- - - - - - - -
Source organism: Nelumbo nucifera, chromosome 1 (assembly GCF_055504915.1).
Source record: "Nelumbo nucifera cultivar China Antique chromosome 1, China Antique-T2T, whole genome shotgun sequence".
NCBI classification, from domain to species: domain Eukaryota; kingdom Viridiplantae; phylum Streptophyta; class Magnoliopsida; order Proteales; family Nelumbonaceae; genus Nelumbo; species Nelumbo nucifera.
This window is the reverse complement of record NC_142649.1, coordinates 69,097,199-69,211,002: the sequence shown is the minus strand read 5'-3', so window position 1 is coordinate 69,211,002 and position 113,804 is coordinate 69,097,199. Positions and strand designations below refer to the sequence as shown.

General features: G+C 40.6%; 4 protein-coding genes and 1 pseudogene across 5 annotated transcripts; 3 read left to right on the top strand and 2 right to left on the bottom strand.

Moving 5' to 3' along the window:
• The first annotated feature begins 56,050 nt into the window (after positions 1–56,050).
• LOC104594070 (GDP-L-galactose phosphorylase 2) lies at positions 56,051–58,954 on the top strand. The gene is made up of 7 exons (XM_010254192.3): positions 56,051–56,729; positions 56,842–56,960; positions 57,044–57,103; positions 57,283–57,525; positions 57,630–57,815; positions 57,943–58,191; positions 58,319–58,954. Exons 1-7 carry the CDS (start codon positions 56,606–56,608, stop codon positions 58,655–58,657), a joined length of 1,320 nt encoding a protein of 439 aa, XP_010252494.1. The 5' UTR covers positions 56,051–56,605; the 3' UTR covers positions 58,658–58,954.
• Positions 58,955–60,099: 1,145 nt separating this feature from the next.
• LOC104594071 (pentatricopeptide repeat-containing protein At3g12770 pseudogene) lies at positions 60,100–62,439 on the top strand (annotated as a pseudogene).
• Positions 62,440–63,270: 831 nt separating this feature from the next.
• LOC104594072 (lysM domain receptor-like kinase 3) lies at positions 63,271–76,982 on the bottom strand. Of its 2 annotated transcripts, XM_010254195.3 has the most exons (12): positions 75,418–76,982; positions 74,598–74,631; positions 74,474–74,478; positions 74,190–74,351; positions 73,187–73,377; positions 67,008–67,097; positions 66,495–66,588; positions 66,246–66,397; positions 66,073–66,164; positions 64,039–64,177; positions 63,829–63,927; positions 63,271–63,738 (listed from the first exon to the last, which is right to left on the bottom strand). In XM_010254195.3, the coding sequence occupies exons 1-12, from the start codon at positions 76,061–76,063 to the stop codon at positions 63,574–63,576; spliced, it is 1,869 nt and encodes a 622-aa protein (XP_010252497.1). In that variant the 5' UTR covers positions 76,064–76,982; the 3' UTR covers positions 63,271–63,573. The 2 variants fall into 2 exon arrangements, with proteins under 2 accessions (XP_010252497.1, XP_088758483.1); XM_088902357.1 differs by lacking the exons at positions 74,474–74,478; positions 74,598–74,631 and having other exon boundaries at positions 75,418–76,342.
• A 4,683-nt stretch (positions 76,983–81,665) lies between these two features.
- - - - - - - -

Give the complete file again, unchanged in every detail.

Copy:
Source organism: Nelumbo nucifera, chromosome 1 (assembly GCF_055504915.1).
Source record: "Nelumbo nucifera cultivar China Antique chromosome 1, China Antique-T2T, whole genome shotgun sequence".
NCBI classification, from domain to species: domain Eukaryota; kingdom Viridiplantae; phylum Streptophyta; class Magnoliopsida; order Proteales; family Nelumbonaceae; genus Nelumbo; species Nelumbo nucifera.
This window is the reverse complement of record NC_142649.1, coordinates 69,097,199-69,211,002: the sequence shown is the minus strand read 5'-3', so window position 1 is coordinate 69,211,002 and position 113,804 is coordinate 69,097,199. Positions and strand designations below refer to the sequence as shown.

General features: G+C 40.6%; 4 protein-coding genes and 1 pseudogene across 5 annotated transcripts; 3 read left to right on the top strand and 2 right to left on the bottom strand.

Moving 5' to 3' along the window:
• The first annotated feature begins 56,050 nt into the window (after positions 1–56,050).
• LOC104594070 (GDP-L-galactose phosphorylase 2) lies at positions 56,051–58,954 on the top strand. The gene is made up of 7 exons (XM_010254192.3): positions 56,051–56,729; positions 56,842–56,960; positions 57,044–57,103; positions 57,283–57,525; positions 57,630–57,815; positions 57,943–58,191; positions 58,319–58,954. Exons 1-7 carry the CDS (start codon positions 56,606–56,608, stop codon positions 58,655–58,657), a joined length of 1,320 nt encoding a protein of 439 aa, XP_010252494.1. The 5' UTR covers positions 56,051–56,605; the 3' UTR covers positions 58,658–58,954.
• Positions 58,955–60,099: 1,145 nt separating this feature from the next.
• LOC104594071 (pentatricopeptide repeat-containing protein At3g12770 pseudogene) lies at positions 60,100–62,439 on the top strand (annotated as a pseudogene).
• Positions 62,440–63,270: 831 nt separating this feature from the next.
• LOC104594072 (lysM domain receptor-like kinase 3) lies at positions 63,271–76,982 on the bottom strand. Of its 2 annotated transcripts, XM_010254195.3 has the most exons (12): positions 75,418–76,982; positions 74,598–74,631; positions 74,474–74,478; positions 74,190–74,351; positions 73,187–73,377; positions 67,008–67,097; positions 66,495–66,588; positions 66,246–66,397; positions 66,073–66,164; positions 64,039–64,177; positions 63,829–63,927; positions 63,271–63,738 (listed from the first exon to the last, which is right to left on the bottom strand). In XM_010254195.3, the coding sequence occupies exons 1-12, from the start codon at positions 76,061–76,063 to the stop codon at positions 63,574–63,576; spliced, it is 1,869 nt and encodes a 622-aa protein (XP_010252497.1). In that variant the 5' UTR covers positions 76,064–76,982; the 3' UTR covers positions 63,271–63,573. The 2 variants fall into 2 exon arrangements, with proteins under 2 accessions (XP_010252497.1, XP_088758483.1); XM_088902357.1 differs by lacking the exons at positions 74,474–74,478; positions 74,598–74,631 and having other exon boundaries at positions 75,418–76,342.
• A 4,683-nt stretch (positions 76,983–81,665) lies between these two features.